HC Deb 19 March 1956 vol 550 cc797-8
1. Mr. Fenner Brockway

asked the Secretary of State for Foreign Affairs if he will make a statement on the recent meeting at Karachi of the Council of Ministers of the South-East Asia Treaty Organisation.

The Secretary of State for Foreign Affairs (Mr. Selwyn Lloyd)

Hon. Members may already have seen from the final communiqué of the Karachi meeting the main points which were discussed and the conclusions reached. I have arranged for the full text of the communiqué to be placed in the Library.

It was generally agreed that the Council Representatives in Bangkok had done good work in the past year. Approval was given to the proposals made by the Council Representatives for the more effective conduct of their work in future. Several new and important ideas were put forward, particularly in the economic field. Some of these have been remitted to the Council Representatives for further study.

The Council also considered the report of the military advisers, and agreed that they had made progress in their planning of collective defence against aggression, as well as in developing measures for improving the efficiency of the armed forces of the member States.

The Council's general exchange of views on matters affecting the Treaty area took place against the background of recent Soviet actions in Asia. These have undeniably been among the most significant developments affecting the Treaty area since the Council last met. I do not claim that S.E.A.T.O. in itself provides or can provide the complete answer to those moves. But it does provide a measure of protection against aggression, infiltration, and subversion. At Karachi it was very clear that Pakistan, Thailand and the Philippines attach great importance to their membership of S.E.A.T.O. and the habit of co-operation which is being developed. I was glad to be able to assure them that Her Majesty's Government will continue to give the Organisation their full support.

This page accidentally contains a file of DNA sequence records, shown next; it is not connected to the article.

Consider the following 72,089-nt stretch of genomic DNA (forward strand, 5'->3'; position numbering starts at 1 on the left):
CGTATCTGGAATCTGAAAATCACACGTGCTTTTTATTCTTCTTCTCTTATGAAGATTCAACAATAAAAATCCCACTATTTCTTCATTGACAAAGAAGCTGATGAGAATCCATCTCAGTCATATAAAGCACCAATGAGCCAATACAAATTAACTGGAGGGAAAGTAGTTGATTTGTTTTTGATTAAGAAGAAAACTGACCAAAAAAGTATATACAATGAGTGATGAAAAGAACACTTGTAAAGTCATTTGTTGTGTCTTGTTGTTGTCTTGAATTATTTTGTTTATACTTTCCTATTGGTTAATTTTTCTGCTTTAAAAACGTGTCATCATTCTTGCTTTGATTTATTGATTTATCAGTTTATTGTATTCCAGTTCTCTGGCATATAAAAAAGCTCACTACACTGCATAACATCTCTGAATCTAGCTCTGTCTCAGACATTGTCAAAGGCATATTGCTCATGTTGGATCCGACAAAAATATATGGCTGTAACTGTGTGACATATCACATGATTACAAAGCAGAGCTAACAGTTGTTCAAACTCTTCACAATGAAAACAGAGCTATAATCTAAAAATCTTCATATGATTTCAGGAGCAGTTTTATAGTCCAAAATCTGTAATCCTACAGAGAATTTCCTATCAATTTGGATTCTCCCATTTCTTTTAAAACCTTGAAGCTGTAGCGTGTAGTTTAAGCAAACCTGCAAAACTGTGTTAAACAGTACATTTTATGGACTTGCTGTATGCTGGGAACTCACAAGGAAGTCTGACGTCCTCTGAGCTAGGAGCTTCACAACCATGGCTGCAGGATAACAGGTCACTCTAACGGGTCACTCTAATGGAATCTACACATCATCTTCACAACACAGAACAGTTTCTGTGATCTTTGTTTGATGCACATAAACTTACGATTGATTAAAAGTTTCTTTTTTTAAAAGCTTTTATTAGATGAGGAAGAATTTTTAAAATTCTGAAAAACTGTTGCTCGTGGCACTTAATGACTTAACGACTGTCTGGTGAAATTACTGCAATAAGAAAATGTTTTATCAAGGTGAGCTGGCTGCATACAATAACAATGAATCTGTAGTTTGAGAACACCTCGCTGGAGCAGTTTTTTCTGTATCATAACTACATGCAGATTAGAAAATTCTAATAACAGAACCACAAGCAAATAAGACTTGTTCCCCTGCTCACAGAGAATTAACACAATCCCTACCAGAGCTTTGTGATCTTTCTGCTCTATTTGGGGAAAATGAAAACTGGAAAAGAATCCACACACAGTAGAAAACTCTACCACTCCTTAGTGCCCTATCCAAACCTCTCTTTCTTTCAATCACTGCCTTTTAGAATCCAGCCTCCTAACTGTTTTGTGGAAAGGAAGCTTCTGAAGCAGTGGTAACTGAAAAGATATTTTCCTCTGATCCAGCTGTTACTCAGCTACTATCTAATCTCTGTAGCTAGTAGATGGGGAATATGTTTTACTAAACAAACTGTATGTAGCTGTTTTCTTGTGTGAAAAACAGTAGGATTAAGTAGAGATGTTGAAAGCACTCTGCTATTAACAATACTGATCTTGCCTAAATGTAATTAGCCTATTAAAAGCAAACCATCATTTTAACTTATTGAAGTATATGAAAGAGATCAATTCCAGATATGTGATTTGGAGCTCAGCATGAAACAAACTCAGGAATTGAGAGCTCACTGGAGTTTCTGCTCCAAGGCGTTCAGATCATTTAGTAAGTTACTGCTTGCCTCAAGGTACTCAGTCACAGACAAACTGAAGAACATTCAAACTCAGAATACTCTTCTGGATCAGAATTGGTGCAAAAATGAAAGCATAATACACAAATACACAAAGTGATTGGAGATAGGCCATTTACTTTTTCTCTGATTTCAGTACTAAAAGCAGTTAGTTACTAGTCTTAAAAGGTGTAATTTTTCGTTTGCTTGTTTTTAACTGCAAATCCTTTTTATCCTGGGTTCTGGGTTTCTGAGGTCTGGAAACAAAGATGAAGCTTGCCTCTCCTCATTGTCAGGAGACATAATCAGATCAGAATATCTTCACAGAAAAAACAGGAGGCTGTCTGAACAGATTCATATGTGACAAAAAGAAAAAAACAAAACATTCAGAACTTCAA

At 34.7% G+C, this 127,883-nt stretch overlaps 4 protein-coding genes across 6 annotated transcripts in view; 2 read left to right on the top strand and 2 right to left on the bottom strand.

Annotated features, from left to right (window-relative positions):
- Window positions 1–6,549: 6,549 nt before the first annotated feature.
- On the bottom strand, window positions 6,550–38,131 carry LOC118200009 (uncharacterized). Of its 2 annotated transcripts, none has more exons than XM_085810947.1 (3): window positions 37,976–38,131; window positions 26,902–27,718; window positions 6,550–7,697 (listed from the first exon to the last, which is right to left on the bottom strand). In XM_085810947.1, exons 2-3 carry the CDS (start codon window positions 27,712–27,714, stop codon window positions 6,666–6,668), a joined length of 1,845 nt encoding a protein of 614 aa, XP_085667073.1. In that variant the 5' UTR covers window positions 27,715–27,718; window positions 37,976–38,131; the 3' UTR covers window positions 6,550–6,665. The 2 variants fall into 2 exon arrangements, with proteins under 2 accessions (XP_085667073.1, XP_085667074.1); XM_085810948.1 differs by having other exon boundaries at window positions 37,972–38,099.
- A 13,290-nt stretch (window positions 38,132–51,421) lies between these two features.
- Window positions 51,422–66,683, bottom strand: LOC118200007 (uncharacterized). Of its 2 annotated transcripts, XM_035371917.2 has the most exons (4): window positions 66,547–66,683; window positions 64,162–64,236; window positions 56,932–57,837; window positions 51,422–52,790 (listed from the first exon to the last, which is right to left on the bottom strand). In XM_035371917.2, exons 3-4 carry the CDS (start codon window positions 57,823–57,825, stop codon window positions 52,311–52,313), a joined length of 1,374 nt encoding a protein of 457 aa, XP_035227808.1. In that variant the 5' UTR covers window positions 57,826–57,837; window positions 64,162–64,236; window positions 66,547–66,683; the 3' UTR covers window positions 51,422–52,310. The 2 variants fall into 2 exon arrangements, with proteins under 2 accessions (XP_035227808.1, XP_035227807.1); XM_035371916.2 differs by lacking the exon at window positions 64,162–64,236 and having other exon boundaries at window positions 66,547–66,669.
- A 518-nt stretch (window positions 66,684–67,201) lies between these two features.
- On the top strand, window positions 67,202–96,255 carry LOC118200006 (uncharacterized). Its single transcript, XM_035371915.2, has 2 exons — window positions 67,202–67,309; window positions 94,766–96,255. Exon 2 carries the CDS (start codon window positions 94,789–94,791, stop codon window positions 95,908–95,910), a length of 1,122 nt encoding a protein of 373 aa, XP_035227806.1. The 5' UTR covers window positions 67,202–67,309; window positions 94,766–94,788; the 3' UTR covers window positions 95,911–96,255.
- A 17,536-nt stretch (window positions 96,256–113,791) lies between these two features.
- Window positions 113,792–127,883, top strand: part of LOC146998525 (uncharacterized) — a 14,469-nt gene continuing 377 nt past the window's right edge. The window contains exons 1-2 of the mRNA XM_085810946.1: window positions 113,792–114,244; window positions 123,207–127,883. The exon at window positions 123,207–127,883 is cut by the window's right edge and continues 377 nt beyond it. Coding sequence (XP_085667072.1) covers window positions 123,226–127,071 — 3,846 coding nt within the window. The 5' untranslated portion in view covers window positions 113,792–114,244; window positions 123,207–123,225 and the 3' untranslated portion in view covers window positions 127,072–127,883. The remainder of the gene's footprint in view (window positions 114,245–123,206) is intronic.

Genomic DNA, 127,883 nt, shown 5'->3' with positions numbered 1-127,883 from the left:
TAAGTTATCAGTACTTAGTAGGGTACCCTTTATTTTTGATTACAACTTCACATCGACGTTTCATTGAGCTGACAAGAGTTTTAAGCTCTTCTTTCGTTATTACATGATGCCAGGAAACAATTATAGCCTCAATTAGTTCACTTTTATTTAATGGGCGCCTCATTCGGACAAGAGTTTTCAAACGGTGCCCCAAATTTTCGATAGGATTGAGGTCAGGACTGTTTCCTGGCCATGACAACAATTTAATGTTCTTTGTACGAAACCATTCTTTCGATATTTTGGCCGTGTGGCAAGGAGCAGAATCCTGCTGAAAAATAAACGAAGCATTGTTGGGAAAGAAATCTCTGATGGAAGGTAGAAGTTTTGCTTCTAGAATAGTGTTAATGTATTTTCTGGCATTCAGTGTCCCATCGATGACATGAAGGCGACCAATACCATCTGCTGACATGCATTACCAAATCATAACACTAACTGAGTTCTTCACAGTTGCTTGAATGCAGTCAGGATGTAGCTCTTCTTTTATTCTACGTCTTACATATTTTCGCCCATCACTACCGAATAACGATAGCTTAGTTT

Mr. Brockway

First I should like to welcome the right hon. and learned Gentleman on his return from his long journey. I should like to ask him two questions: whether, as S.E.A.T.O. was formed originally as a defence against Communist aggression, it was not a little unwise, whatever one's view of the merits of the issue, to include Kashmir on the agenda; and, second, whether, in view of the failure of S.E.A.T.O. to win the co-operation of the major Asian nations, it would not be wise now to reconsider the whole policy of which it is an expression?

Mr. Lloyd

In reply to the first part of the supplementary question, Kashmir was not put upon the agenda at the S.E.A.T.O. meeting, and I never concealed my own view that it was not appropriate to discuss the merits of the Kashmir dispute at the S.E.A.T.O. meeting. No attempt was made to discuss the merits of the dispute. All that happened was that members noted that the United Nations Resolutions remained in force and affirmed the need for an early settlement of the Kashmir question through the United Nations or by direct negotiations. I really do not see how anyone could object to that expression of opinion.

With regard to the second part, as I said in my statement, I do not suggest that S.E.A.T.O. affords a complete answer to the dangers in that area, but I still think that it has a useful part to play.